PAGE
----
Young artists’ worth

Posted in Debate, Opinion by Adele Todd on May 5, 2008

Every year the university system spits out a few eager artists who endeavour to have a show. They create much of the same kind of work that already exists in the market place, flowers, scenery and occassionally, people within scenery. These artists generally sell their pieces between TT$3000 and TT$7000. Sometimes the shows do very well.

The low end figure has been that way for more than a decade. Art prices are not as inflated for the beginner as people may think. In fact the young and upcoming artist may make alot less than even they want to, and that may be a big part of why the second and third show may take several years to happen.

The cost of putting on a show is not cheap at all for the artist. There is the commission that can go as high as 40% on their work. There is the framing, the printing of a small catalogue, all are costs that the artist has to absorb.

When the artist experiences this, they are less inclined to want to produce works that stray off the beaten path. The gallery usually lets the artist know what their work can go for, but the artist also has the right to stand by their belief that they can get the figure that they think they deserve. Whether they will or not, is speculative.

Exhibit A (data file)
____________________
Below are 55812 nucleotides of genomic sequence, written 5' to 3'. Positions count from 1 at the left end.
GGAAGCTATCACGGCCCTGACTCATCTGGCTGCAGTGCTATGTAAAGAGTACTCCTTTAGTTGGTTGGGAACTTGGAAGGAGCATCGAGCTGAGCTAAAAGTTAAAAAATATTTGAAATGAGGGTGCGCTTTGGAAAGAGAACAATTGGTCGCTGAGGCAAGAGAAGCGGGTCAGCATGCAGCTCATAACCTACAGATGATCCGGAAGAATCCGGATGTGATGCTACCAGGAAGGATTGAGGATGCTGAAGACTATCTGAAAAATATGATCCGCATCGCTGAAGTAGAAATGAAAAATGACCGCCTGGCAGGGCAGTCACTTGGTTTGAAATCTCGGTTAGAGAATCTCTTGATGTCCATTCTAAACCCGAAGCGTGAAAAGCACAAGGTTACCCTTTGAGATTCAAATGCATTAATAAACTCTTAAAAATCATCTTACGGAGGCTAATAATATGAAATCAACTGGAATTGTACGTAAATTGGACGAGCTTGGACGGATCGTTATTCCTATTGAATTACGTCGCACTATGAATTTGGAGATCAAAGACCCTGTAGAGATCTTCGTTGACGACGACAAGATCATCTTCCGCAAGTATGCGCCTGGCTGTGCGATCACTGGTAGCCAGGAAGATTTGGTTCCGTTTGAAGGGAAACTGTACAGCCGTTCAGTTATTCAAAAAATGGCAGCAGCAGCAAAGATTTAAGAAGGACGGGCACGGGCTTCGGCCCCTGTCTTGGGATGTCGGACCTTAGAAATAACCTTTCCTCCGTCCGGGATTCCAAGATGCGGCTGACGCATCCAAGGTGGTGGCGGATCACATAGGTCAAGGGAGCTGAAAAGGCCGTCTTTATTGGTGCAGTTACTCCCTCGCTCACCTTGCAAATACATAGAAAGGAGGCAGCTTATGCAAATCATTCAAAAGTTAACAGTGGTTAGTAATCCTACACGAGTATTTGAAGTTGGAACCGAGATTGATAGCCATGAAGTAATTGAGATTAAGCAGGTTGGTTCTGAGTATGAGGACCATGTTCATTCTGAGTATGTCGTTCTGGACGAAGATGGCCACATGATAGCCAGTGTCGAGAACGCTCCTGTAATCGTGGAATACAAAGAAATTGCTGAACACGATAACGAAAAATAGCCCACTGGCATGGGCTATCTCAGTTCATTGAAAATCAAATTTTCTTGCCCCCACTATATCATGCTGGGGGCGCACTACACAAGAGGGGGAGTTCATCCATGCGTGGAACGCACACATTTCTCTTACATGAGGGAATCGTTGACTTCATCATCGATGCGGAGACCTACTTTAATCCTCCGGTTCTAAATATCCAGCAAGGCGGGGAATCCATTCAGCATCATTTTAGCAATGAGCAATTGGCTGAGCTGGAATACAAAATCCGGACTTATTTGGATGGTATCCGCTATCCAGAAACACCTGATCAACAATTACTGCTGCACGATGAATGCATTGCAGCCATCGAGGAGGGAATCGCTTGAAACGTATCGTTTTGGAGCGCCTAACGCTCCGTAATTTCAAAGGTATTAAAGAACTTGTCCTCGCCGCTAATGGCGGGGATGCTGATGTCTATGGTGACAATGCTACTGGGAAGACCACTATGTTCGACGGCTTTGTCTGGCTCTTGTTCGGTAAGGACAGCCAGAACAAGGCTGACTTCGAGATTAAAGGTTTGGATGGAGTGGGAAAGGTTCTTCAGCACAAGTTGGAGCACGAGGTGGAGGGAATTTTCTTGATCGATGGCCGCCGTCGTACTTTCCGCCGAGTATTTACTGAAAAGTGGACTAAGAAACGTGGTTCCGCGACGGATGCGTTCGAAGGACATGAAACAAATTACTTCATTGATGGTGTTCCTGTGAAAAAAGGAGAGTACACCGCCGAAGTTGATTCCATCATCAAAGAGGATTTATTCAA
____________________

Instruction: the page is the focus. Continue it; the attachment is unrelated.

Not all the work will sell at a show. Some works sell before and some sell after a show. Some work can be bartered for the cost of framing, and some can be bought on consignment. There are several ways to sell the work.

The work becomes a commodity.

The question is, how does this new work stack up against other work of similar technique and style?

The new artist literally joins a standing, and that standing is dependent on an artists experience and quality of work over time.

Of the artists working in acrylic for example, there is the top of the field, who work large and work by commission, selling locally, regionally and internationally. These artists are obviously deserving of the figures they command.

How does the young artist get from the first show to the commission? Also how do they get their work to sell when they have such constraints put upon them by the very institutions they respect?

At the end of the day, the artist is working for a living. It may seem romantic to the outsider, but what is made by an artist is a product. It has a value that may or may not appreciate in value. The artist has the unenviable task of giving birth to things that must live or die on the vine. There is a certain blindness in Trinidad and Tobago to the artists process and growth.

How can artists get any better, do any better? When they have very little to base their standards on when they go out into the world of selling?

In my next article, I shall take a closer look at this question. 



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